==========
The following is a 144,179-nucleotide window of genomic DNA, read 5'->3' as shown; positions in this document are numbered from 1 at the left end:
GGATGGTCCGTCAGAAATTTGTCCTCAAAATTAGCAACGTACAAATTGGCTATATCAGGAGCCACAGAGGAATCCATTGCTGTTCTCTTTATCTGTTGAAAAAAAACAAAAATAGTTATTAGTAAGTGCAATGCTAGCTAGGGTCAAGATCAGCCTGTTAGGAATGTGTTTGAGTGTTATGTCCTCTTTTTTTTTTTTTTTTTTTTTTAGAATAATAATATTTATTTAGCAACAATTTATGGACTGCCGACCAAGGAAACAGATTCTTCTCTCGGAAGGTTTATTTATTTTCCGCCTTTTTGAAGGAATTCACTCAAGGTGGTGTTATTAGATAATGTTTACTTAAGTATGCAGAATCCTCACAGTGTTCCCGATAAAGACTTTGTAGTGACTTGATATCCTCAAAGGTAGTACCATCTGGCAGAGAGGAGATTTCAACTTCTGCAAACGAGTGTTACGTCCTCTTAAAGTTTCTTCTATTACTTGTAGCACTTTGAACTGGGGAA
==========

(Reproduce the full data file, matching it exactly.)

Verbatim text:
The following is a 144,179-nucleotide window of genomic DNA, read 5'->3' as shown; positions in this document are numbered from 1 at the left end:
GGATGGTCCGTCAGAAATTTGTCCTCAAAATTAGCAACGTACAAATTGGCTATATCAGGAGCCACAGAGGAATCCATTGCTGTTCTCTTTATCTGTTGAAAAAAAACAAAAATAGTTATTAGTAAGTGCAATGCTAGCTAGGGTCAAGATCAGCCTGTTAGGAATGTGTTTGAGTGTTATGTCCTCTTTTTTTTTTTTTTTTTTTTTTAGAATAATAATATTTATTTAGCAACAATTTATGGACTGCCGACCAAGGAAACAGATTCTTCTCTCGGAAGGTTTATTTATTTTCCGCCTTTTTGAAGGAATTCACTCAAGGTGGTGTTATTAGATAATGTTTACTTAAGTATGCAGAATCCTCACAGTGTTCCCGATAAAGACTTTGTAGTGACTTGATATCCTCAAAGGTAGTACCATCTGGCAGAGAGGAGATTTCAACTTCTGCAAACGAGTGTTACGTCCTCTTAAAGTTTCTTCTATTACTTGTAGCACTTTGAACTGGGGAA